It's obvious that after arresting someone for a minor offense, police can't use the charge as a pretense to enter the suspect's house and rifle his desk in search of whatever comes up.

Rather, if police suspect the detained person of another crime and want to conduct a search of his residence, they must obtain a court-approved search warrant based on probable cause. The Fourth Amendment protects people against unreasonable searches and seizures.

In the digital age millions of people, in effect, carry their desks with them. Cellphones and highly sophisticated devices contain extraordinary volumes of information about their owners' personal and business lives - and, in some cases, about criminal conduct.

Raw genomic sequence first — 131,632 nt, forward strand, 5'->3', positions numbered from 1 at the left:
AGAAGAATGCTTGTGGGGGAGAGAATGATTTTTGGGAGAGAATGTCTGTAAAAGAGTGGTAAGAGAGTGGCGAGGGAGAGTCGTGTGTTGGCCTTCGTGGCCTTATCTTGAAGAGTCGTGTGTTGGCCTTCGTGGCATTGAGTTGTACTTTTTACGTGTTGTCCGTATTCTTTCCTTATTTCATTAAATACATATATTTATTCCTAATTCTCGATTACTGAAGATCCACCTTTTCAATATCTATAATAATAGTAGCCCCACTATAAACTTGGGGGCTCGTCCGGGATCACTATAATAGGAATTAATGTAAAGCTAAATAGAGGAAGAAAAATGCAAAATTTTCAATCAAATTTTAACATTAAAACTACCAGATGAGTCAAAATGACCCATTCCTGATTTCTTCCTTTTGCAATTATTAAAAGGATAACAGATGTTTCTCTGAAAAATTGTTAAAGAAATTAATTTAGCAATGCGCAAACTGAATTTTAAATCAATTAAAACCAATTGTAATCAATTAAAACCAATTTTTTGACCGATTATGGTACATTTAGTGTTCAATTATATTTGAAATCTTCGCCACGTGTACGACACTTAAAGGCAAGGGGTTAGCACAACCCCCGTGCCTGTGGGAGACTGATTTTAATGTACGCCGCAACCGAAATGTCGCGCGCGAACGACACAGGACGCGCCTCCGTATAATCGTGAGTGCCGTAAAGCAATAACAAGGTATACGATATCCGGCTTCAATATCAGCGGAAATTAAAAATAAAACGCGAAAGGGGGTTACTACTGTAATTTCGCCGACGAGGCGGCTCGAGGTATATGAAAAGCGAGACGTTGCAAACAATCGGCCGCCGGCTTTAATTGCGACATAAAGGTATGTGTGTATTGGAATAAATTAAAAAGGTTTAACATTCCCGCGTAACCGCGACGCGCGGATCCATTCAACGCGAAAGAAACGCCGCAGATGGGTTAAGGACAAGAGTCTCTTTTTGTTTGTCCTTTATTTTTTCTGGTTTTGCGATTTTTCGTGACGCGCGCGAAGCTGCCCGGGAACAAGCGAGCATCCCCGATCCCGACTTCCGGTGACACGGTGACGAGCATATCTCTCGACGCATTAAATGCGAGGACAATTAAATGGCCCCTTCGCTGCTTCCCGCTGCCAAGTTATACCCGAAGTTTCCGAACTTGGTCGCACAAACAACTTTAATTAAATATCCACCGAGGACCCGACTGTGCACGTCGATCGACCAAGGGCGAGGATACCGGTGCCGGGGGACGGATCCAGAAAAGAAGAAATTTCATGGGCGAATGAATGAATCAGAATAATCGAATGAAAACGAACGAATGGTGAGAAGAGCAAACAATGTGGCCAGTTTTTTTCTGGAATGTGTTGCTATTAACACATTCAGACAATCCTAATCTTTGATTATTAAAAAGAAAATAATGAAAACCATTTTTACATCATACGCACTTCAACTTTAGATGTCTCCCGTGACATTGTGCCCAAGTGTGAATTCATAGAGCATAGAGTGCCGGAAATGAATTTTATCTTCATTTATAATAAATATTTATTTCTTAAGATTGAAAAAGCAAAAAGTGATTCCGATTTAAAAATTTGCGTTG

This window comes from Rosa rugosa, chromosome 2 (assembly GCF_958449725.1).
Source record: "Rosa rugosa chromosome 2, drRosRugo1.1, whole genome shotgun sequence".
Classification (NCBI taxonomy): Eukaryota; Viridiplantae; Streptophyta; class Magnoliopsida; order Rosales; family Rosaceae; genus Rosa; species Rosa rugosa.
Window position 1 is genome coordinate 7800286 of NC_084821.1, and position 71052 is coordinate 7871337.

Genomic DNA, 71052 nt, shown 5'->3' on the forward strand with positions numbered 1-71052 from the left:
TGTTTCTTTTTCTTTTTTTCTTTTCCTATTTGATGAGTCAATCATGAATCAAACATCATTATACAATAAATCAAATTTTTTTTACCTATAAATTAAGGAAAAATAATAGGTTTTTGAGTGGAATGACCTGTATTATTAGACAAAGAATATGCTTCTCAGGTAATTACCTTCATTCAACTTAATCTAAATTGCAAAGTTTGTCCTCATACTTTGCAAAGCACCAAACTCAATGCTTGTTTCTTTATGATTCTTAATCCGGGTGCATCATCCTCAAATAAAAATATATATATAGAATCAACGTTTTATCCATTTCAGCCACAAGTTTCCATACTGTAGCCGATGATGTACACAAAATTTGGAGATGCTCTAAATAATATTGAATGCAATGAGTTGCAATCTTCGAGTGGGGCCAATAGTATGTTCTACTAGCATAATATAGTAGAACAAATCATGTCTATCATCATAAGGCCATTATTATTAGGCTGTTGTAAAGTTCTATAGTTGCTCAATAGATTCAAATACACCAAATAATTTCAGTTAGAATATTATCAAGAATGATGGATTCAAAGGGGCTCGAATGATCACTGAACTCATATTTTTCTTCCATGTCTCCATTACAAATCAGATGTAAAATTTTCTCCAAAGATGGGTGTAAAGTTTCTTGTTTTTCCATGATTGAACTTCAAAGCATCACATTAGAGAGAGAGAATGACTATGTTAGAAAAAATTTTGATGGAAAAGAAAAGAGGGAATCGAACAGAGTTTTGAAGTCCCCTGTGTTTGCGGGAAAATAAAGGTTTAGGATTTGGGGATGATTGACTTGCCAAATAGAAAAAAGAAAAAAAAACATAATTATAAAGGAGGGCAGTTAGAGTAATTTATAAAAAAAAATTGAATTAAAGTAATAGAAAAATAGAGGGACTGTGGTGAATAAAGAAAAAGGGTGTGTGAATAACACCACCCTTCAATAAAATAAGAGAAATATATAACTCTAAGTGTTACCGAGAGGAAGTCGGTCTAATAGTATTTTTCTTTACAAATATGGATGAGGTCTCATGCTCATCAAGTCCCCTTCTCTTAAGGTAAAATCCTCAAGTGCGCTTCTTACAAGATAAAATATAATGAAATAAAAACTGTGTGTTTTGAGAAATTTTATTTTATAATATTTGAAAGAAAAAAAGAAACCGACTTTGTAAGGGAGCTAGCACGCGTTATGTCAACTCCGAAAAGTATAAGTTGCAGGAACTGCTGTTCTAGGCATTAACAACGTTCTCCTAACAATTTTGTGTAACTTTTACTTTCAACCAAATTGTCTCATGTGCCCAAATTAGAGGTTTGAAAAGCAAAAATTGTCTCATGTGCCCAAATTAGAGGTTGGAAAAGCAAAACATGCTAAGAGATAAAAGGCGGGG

Across the country, police in many jurisdictions have taken routinely to searching suspects' cellphones without obtaining warrants.

This week, the Supreme Court of the United States struck a rare and sweeping blow for privacy in the digital age when, unanimously, it ruled that police must obtain a warrant before searching a cellphone.

Chief Justice John Roberts, who wrote the opinion, crafted the decision as the application of age-old principle to new technology. He noted that the Fourth Amendment is rooted in the Founders' disdain for "general warrants" that British officers had used to rummage through colonists' homes in search of crimes.

The technology is different, he said, but access to personal information remains the issue.

The case leading to the decision arose in California, where police obtained an attempted murder conviction in an investigation that began with a warrantless cellphone search. That search, the court found, was illegal - just as if police randomly had searched the suspect's home without a warrant.

The decision sets the appropriate standard for personal privacy protection from police intrusion in the digital age.